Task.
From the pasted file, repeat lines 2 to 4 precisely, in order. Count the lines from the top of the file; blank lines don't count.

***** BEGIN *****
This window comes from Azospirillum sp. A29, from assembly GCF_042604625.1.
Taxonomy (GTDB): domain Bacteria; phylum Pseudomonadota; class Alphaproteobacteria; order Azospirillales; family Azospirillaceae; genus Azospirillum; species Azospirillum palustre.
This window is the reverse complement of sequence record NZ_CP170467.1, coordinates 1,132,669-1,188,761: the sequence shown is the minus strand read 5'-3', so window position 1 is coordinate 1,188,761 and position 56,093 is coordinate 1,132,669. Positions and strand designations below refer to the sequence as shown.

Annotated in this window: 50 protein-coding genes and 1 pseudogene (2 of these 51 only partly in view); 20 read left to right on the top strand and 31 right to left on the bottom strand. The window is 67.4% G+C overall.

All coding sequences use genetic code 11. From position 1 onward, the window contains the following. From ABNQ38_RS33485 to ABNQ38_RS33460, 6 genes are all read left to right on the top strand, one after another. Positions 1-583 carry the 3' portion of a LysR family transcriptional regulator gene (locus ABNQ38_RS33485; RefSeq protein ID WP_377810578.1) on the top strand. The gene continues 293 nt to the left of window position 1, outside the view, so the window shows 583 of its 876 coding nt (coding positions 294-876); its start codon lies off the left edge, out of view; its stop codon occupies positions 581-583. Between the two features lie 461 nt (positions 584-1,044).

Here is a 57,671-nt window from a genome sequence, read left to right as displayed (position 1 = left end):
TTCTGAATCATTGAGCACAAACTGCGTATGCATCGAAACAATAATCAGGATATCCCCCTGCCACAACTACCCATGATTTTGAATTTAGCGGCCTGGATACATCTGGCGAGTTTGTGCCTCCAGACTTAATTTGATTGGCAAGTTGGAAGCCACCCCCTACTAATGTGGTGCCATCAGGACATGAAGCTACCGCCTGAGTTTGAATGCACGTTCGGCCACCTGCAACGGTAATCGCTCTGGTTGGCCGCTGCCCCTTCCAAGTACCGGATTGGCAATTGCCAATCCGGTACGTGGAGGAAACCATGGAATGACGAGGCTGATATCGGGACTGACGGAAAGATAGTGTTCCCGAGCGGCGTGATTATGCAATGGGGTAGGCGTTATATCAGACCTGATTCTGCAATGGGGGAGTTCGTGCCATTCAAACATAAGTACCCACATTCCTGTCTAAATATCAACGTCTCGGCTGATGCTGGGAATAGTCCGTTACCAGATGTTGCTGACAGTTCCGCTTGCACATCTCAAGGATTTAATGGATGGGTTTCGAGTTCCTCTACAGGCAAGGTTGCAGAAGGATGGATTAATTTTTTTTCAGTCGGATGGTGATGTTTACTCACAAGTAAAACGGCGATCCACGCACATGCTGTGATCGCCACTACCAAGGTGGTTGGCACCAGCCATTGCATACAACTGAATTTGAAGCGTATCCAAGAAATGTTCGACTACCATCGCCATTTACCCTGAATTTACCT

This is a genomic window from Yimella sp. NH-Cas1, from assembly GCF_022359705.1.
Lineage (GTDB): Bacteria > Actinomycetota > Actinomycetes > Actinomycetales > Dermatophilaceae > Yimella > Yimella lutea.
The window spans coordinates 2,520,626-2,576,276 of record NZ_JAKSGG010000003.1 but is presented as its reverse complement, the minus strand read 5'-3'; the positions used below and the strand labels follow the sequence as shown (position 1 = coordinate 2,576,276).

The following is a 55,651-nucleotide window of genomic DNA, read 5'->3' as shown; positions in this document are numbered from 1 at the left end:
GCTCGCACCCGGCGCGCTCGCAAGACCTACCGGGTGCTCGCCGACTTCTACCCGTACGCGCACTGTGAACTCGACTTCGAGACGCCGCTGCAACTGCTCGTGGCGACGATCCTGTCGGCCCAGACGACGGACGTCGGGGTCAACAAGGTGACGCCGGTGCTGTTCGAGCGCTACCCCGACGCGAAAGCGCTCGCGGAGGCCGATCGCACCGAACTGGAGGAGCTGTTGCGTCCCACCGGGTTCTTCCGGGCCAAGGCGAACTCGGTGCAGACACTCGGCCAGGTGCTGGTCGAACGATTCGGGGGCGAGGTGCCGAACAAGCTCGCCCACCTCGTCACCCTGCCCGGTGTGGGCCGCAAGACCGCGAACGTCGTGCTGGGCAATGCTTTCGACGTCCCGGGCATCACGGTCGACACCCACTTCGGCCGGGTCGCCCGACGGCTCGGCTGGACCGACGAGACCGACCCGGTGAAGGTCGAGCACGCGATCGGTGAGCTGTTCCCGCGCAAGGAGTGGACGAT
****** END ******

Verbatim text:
Taxonomy (GTDB): domain Bacteria; phylum Pseudomonadota; class Alphaproteobacteria; order Azospirillales; family Azospirillaceae; genus Azospirillum; species Azospirillum palustre.
This window is the reverse complement of sequence record NZ_CP170467.1, coordinates 1,132,669-1,188,761: the sequence shown is the minus strand read 5'-3', so window position 1 is coordinate 1,188,761 and position 56,093 is coordinate 1,132,669. Positions and strand designations below refer to the sequence as shown.

Annotated in this window: 50 protein-coding genes and 1 pseudogene (2 of these 51 only partly in view); 20 read left to right on the top strand and 31 right to left on the bottom strand. The window is 67.4% G+C overall.